Why Writers Should Use Their Own English Citation When Citing Other People's Work

Why Writers Should Use Their Own English Citation When Citing Other People’s Work

In this article, we’ll talk about the reasons why writers should use their own English citation when citing other people’s writing. It will also discuss why the term “code-switching” is outdated, and why standardizing English is a setback to racial and cultural equality. Also, we’ll talk about some common academic writing mistakes. Ultimately, we’ll come to the conclusion that the most important thing to remember when citing other people’s work is to use their own English.

Why writers should use their own english citation

One of the most common questions that authors face is how to properly cite their sources. One way to ensure that your citation is appropriate is to make sure you write your sources in your own language. When you use a conversational source, it is helpful to paraphrase or quote it. An essay written by Vershawn Ashanti Young, for example, begins by paraphrasing Stanley Fish and then quotes him.

Young writes that “standard academic English can be detrimental to the artistic process, especially for racial minorities” in her essay. This essay, published in the Iowa Journal of Cultural Studies, takes a critical look at how language can be used for prejudice in the United States. In other words, it is better to use the language of the writer’s culture. Young argues that “black English” is better than white-language English.

Code meshing replaces the term code-switching

Many scholars argue that code switching should be replaced by code meshing, a more inclusive term that blends two languages and incorporates standard English. While code switching may be common among some cultures, it is often racialized and places students of color at a disadvantage. Code meshing addresses these concerns by making code switching more familiar to all writers. This article explores the pros and cons of the new term.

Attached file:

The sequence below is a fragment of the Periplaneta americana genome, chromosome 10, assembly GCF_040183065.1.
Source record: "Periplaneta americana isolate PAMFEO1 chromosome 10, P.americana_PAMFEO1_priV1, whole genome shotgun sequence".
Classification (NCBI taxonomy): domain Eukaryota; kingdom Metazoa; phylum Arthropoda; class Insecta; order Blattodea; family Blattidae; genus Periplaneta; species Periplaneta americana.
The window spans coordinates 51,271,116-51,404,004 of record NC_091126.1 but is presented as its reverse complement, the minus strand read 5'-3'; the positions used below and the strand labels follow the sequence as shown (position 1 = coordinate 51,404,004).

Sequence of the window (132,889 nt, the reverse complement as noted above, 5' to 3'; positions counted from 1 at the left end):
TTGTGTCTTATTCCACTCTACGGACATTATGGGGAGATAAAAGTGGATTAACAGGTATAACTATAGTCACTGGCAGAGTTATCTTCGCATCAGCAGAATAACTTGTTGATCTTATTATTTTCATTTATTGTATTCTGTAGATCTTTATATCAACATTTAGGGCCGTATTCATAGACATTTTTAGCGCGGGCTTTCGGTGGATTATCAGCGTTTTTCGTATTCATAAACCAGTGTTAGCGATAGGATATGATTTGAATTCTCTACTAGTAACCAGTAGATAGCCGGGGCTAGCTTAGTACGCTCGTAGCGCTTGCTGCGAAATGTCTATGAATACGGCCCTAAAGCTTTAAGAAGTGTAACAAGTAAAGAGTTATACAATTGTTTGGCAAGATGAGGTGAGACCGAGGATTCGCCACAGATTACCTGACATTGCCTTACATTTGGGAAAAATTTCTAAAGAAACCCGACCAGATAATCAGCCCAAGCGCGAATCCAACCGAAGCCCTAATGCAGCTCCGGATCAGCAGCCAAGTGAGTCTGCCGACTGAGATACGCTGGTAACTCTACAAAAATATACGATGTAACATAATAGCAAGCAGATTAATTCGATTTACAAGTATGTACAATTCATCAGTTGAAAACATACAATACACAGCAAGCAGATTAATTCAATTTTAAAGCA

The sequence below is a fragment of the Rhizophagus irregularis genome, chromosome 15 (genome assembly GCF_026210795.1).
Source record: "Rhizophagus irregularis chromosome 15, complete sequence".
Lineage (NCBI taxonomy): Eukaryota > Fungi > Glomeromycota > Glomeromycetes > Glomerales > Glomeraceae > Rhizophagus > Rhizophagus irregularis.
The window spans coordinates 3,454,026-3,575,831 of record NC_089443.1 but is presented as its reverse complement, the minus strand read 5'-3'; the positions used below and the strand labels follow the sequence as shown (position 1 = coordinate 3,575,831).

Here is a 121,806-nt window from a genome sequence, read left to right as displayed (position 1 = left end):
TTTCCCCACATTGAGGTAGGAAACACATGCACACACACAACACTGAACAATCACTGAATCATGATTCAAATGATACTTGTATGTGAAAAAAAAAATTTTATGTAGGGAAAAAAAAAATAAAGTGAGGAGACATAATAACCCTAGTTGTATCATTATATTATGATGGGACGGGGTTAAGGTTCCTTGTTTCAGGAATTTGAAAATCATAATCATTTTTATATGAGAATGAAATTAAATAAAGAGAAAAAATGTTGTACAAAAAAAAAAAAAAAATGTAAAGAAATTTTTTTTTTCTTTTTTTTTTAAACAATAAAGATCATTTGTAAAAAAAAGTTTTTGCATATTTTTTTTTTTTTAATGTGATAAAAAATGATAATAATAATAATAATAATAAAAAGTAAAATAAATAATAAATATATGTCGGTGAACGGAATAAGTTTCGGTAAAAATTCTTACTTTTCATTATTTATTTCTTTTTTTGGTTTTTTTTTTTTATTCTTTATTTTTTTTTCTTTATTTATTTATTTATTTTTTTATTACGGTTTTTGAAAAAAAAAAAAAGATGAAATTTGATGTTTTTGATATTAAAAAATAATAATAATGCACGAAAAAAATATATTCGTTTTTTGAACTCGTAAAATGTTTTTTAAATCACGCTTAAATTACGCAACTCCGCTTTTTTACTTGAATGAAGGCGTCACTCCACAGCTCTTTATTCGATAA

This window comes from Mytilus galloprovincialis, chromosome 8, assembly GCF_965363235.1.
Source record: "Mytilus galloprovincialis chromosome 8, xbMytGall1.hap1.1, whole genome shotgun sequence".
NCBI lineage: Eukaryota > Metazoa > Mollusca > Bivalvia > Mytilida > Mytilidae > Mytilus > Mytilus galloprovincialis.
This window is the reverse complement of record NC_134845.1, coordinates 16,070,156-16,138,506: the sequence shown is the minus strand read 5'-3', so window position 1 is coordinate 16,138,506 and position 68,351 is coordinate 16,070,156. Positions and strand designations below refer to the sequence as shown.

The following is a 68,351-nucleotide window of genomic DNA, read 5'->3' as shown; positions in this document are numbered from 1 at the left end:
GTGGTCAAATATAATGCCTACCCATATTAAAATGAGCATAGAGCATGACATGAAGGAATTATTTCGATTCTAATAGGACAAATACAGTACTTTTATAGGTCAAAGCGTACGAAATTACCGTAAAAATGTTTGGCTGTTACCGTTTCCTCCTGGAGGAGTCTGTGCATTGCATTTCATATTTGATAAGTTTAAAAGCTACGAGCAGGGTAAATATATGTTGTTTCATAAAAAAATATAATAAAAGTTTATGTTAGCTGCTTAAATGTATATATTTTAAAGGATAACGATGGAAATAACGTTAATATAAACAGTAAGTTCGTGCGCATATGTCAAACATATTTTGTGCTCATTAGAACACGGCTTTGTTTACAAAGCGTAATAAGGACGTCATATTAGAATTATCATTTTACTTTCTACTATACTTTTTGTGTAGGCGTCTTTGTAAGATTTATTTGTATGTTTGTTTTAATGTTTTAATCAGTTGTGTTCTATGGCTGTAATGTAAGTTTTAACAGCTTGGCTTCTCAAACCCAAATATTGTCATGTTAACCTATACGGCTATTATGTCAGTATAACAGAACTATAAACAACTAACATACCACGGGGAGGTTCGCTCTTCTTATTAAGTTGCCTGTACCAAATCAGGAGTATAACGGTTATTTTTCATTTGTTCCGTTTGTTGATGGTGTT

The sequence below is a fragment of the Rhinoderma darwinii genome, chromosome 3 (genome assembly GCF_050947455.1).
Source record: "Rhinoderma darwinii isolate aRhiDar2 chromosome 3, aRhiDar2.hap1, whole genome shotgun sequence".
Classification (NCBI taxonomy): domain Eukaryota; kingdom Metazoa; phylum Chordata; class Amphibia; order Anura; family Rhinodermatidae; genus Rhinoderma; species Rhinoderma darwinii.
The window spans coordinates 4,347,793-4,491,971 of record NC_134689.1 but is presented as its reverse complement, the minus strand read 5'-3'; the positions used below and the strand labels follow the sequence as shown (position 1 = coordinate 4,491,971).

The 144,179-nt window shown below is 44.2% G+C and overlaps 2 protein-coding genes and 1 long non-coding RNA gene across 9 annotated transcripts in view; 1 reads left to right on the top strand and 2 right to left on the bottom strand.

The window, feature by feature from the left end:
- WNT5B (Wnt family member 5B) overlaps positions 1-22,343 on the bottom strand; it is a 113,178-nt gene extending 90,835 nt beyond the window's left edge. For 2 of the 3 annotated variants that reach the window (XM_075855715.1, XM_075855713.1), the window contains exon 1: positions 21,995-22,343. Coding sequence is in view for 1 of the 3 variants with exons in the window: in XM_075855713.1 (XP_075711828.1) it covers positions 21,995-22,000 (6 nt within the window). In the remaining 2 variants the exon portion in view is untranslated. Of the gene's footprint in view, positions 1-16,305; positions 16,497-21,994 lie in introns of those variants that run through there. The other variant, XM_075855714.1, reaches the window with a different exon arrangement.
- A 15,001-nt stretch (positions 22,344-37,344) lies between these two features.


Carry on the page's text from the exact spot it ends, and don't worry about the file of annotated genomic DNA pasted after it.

First, code meshing is a more inclusive word that is based on a concept that allows students to bring their own dialect forward and not hold it back. This concept is in line with the ideology that nonstandard dialects are compatible with standard English. Young believes code meshing is inevitable, and actually desirable. In fact, 28 percent of students have concerns about code meshing.

Standardizing English is holding back progress of racial and cultural equality

According to Dr. Faison and Patrick Derilus, standardizing English is holding back progress towards racial and cultural equality. They claim that educational institutions have conditioned young Black students to feel shame in speaking their dialect, which they say is a critical link to their family and community. Standardized English teaching practices also instill the myth that students who master standard form of English are smarter and intelligent. This is a dangerous bias that educational institutions have perpetuated by imposing an inferior standard form of English on young Black students.

Research shows that children from lower-income families hear less English and have a smaller vocabulary than children from higher-income families. This misalignment can create barriers to school learning and result in a persistent achievement gap. This means that it is vital for educators to consider the cultural background and language of children of all races and income levels before implementing policy solutions. The following paragraphs highlight why standardized English education hinders the progress of racial and cultural equality.

Common errors in academic writing

One of the most common mistakes in academic writing is incorrect capitalization of words in titles. It is essential to make sure that titles are properly capitalized – it is not just random practice, but requires extra care when writing for academic purposes. There are general rules for capitalization of titles, but specific style guides may prescribe different standards. Listed below are some common mistakes in titles. Make sure to avoid these common mistakes and use a style guide if you’re unsure.

The control of grammar and syntax helps readers judge the quality of your work. Despite this, grammar and punctuation rules may change depending on the audience and purpose of your writing. Different writing situations require different marking styles. Some instructors may not even mark sentence-level errors as errors, while others may consider them stylistic choices. In a study by Andrea Lunsford and Karen Lunsford, they identified some of the most common errors and their corresponding corrections.

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